Friday, September 19, 2014

Writing: Keep Your Head Down

The oft-repeated mantra for a writer is to assume this position: behind in chair, fingers on keyboard. The idea, of course, is that in order to be a successful writer it's necessary to keep at it. If you can't write every day, write as often as you can. Persistence pays.

By the way, when I first started out on this road to writing, I'd hear people talk about the reward of BIC, fingers on keyboard, and I'd think, "Yeah, right." But it's true. Of course, this also involves learning the craft and improving with every paragraph. Practice doesn't make perfect. Perfect practice makes perfect.

But I digress. I'd add to the anatomic advice for the would-be writer a third position: keep your head down. And by that, I mean don't spend your time reading so many social media posts that you forget what your own calling is. The temptation is to see so many posts that talk about a book winning this award and a writer attaining that honor that we decide there's no use in our continuing. That's wrong!

If you could see the story behind those award and honors, you'd see hours and hours spent at the chair in front of that keyboard, searching for just the right word, the best phrase, the most effective way to communicate the ideas in our heads. You'd probably also see a stack of rejection notices as these writers learned the craft. So don't let what's going on with other writers keep you from doing what you need to do. Keep your rear end in the chair, your fingers on the keyboard, and your head down. That's the recipe for success.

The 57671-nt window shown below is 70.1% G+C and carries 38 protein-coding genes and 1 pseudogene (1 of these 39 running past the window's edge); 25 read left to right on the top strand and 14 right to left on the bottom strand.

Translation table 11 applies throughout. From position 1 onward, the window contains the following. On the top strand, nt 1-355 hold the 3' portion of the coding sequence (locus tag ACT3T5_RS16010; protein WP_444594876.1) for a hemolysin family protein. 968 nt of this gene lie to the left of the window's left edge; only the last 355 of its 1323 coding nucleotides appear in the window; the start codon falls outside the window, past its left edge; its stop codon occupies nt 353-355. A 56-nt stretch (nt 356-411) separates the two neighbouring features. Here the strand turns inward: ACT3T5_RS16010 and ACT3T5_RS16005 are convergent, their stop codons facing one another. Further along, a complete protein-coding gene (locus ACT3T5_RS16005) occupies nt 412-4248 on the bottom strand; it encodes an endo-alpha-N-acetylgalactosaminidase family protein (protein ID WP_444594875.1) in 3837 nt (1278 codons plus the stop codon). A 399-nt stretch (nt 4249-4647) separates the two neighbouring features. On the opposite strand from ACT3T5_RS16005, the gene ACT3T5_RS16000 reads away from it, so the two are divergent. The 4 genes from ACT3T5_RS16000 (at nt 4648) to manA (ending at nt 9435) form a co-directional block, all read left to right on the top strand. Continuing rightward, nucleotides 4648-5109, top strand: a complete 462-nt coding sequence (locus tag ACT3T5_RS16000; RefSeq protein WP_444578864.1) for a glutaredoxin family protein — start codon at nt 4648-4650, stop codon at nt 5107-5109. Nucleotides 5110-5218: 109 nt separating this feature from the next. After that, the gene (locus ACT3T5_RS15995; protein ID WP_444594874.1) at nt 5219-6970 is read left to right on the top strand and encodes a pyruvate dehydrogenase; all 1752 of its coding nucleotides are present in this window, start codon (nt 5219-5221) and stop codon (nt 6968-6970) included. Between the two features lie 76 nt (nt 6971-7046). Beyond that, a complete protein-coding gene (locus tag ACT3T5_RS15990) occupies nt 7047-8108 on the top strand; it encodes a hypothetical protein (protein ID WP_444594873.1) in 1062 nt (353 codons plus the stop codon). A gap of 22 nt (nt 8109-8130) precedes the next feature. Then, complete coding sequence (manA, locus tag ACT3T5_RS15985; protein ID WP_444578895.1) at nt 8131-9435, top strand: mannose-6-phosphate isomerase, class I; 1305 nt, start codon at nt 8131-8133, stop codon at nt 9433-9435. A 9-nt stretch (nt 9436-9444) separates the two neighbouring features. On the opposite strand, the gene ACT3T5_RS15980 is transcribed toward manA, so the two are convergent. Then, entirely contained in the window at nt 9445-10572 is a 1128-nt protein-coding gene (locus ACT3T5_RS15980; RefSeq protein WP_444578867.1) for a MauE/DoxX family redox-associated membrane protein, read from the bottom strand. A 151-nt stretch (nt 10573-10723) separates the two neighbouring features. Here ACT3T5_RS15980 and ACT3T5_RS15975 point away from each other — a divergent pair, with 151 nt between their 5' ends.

Any questions or comments about the writing life? Leave a comment. I'd love to hear from you.

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Tuesday, September 16, 2014

Whose Brand Do You Wear?

Golfers mark their golf balls so they can identify them if there's a question--for instance, two balls in a sand trap or two balls in the cup (yeah, right!) How we mark our balls is an individual matter. Some people use one or more colored dots, some fill in the open spaces in the name on the ball (both a's in Callaway, for instance). My partner uses a stylized version of his initials.

My "brand" is one I learned when Cynthia and I spent a week at the Prude Dude Ranch as part of an Elderhostel program. If you're familiar with cattle brands, you may know about adjectives such as "rocking" or "lazy." Given my prior specialty as a physician, I was drawn to the curves at the beginning and end of the brand, signifying "running." That gave me an idea, and I mark my balls like this: a "running nose."

Whose brand do you wear? Your family? Your profession? Your relationship with God? Is it evident to those around you, even when it's not easily visible? 

I'd love to hear what you think about the brand you wear.

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Friday, September 12, 2014

Writing: Meeting With An Agent...Again

The annual conference of the American Christian Fiction Writers is coming up in two weeks, and lots of nervous not-yet-published authors will be meeting with agents or editors. But what if you've been published, have had an agent, and now are meeting with another one? Sound unusual? I was asked this question just a few weeks ago. Here's my answer: